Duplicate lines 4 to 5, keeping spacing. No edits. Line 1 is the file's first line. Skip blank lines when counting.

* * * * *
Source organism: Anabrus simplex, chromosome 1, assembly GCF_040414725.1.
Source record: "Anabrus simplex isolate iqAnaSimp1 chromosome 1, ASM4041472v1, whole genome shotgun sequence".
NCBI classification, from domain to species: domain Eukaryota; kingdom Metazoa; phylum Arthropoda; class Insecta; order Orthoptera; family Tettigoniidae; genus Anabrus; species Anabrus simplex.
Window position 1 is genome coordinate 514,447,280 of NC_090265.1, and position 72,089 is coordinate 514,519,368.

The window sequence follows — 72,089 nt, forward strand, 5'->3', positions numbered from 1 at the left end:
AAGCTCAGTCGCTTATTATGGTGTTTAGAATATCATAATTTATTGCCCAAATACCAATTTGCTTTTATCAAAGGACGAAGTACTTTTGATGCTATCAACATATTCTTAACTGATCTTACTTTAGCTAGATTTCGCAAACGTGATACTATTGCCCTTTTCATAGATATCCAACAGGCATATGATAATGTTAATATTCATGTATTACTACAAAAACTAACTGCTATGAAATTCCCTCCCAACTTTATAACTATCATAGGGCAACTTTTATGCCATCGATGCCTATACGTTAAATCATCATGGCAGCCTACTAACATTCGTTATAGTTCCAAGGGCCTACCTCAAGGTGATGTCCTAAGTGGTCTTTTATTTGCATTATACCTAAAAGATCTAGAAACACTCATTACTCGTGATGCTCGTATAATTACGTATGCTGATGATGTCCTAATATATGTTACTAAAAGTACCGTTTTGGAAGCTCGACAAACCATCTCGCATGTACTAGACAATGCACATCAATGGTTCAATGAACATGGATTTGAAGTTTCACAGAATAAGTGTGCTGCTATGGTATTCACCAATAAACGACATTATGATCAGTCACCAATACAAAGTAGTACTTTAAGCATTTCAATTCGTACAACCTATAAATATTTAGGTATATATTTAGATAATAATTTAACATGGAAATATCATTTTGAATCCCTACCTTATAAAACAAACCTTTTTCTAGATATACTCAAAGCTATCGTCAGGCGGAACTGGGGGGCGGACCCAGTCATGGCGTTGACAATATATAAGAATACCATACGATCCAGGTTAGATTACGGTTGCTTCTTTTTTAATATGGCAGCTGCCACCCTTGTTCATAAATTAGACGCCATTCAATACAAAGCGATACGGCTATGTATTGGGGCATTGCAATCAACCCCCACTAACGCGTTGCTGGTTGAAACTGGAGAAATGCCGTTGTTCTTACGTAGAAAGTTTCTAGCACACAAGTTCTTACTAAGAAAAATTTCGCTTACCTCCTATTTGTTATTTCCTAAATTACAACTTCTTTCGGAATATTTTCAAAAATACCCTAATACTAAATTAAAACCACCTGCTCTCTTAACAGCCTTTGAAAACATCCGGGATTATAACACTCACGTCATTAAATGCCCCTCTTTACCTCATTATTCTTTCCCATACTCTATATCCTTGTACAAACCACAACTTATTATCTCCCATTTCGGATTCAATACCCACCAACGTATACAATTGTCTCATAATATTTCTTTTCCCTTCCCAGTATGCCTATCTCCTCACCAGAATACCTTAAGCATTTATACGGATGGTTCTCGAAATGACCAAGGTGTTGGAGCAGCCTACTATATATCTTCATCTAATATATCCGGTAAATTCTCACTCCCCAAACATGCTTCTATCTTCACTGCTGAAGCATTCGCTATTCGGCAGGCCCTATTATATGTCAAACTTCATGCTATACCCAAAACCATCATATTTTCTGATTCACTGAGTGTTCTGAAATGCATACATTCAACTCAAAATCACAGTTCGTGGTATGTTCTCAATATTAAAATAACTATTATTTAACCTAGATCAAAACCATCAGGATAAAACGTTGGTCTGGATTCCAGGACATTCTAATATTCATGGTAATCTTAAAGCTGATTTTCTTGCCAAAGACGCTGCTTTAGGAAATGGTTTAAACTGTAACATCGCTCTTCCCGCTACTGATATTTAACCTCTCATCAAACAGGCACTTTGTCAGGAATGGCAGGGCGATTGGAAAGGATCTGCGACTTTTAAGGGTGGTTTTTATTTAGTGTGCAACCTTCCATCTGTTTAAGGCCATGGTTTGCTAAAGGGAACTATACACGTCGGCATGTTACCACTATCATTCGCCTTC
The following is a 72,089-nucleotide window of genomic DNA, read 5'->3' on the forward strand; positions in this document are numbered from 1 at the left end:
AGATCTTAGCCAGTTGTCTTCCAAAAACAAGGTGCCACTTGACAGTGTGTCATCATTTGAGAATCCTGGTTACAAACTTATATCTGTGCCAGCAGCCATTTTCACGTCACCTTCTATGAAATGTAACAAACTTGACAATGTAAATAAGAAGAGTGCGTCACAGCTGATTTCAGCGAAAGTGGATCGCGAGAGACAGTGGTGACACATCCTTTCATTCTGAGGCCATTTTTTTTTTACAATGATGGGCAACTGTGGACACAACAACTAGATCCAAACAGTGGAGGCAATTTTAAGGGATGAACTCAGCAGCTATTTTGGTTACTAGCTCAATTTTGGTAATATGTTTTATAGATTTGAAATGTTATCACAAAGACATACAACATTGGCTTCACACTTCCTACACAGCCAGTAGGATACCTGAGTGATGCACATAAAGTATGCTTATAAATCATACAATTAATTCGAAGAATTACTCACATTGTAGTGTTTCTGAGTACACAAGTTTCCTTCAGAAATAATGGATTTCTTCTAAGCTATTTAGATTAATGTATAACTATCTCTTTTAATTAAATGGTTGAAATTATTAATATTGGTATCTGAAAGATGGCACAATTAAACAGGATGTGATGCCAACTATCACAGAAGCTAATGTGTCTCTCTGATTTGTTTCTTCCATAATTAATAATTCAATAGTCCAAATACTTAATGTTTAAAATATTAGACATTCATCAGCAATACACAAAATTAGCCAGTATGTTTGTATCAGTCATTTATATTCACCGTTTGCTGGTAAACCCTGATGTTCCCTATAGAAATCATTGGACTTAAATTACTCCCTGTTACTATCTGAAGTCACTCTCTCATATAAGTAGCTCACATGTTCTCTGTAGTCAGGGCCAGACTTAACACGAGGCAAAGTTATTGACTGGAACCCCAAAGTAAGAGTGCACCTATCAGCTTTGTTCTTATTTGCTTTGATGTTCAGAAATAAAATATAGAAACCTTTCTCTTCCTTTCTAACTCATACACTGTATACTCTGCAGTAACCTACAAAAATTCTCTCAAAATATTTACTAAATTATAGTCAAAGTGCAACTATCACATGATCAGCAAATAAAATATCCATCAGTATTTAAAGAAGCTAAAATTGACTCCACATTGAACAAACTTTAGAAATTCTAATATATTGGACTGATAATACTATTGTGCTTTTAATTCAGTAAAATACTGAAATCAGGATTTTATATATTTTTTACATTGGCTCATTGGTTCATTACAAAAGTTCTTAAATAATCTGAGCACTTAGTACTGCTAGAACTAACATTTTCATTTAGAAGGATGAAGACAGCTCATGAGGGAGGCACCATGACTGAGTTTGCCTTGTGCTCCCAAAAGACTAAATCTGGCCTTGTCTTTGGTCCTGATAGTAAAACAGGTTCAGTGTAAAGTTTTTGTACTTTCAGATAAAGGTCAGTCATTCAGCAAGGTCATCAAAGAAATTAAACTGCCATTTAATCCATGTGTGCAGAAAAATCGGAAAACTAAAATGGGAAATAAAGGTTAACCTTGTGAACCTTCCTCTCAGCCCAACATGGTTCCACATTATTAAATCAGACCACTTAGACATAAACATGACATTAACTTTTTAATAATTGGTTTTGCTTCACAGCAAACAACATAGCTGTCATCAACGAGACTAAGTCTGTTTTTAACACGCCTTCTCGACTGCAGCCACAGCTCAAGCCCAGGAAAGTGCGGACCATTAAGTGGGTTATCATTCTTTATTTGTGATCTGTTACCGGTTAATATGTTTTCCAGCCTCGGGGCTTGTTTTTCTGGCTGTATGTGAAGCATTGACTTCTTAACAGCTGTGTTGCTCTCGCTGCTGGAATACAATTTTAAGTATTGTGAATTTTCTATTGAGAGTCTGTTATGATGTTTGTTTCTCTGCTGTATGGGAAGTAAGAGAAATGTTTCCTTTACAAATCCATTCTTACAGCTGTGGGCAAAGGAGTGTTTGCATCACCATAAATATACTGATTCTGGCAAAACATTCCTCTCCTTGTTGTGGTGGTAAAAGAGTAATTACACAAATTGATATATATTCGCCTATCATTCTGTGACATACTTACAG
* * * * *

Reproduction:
Window position 1 is genome coordinate 514,447,280 of NC_090265.1, and position 72,089 is coordinate 514,519,368.

The window sequence follows — 72,089 nt, forward strand, 5'->3', positions numbered from 1 at the left end: